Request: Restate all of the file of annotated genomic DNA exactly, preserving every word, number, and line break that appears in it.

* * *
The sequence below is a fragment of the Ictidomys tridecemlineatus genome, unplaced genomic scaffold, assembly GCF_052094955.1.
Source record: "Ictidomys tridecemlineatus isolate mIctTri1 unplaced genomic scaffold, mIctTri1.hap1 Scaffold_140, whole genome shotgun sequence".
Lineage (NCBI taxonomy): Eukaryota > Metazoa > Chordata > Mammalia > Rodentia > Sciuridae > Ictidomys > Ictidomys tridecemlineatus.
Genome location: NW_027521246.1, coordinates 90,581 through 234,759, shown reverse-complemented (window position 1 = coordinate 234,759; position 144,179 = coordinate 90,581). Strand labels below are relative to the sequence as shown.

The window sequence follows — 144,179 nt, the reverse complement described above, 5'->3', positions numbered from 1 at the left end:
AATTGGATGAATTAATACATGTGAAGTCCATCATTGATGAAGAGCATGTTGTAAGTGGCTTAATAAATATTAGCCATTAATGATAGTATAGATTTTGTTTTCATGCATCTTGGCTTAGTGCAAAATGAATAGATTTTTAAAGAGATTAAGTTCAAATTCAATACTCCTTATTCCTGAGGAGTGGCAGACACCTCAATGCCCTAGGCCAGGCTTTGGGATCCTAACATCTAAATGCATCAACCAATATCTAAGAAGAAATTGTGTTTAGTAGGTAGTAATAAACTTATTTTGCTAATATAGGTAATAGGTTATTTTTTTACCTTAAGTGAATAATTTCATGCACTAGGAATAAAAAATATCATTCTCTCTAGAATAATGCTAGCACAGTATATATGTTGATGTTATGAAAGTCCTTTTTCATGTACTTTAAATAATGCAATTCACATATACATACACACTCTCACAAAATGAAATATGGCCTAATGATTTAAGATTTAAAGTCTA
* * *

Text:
The sequence below is a fragment of the Ictidomys tridecemlineatus genome, unplaced genomic scaffold, assembly GCF_052094955.1.
Source record: "Ictidomys tridecemlineatus isolate mIctTri1 unplaced genomic scaffold, mIctTri1.hap1 Scaffold_140, whole genome shotgun sequence".
Lineage (NCBI taxonomy): Eukaryota > Metazoa > Chordata > Mammalia > Rodentia > Sciuridae > Ictidomys > Ictidomys tridecemlineatus.
Genome location: NW_027521246.1, coordinates 90,581 through 234,759, shown reverse-complemented (window position 1 = coordinate 234,759; position 144,179 = coordinate 90,581). Strand labels below are relative to the sequence as shown.

The window sequence follows — 144,179 nt, the reverse complement described above, 5'->3', positions numbered from 1 at the left end:
AATTGGATGAATTAATACATGTGAAGTCCATCATTGATGAAGAGCATGTTGTAAGTGGCTTAATAAATATTAGCCATTAATGATAGTATAGATTTTGTTTTCATGCATCTTGGCTTAGTGCAAAATGAATAGATTTTTAAAGAGATTAAGTTCAAATTCAATACTCCTTATTCCTGAGGAGTGGCAGACACCTCAATGCCCTAGGCCAGGCTTTGGGATCCTAACATCTAAATGCATCAACCAATATCTAAGAAGAAATTGTGTTTAGTAGGTAGTAATAAACTTATTTTGCTAATATAGGTAATAGGTTATTTTTTTACCTTAAGTGAATAATTTCATGCACTAGGAATAAAAAATATCATTCTCTCTAGAATAATGCTAGCACAGTATATATGTTGATGTTATGAAAGTCCTTTTTCATGTACTTTAAATAATGCAATTCACATATACATACACACTCTCACAAAATGAAATATGGCCTAATGATTTAAGATTTAAAGTCTA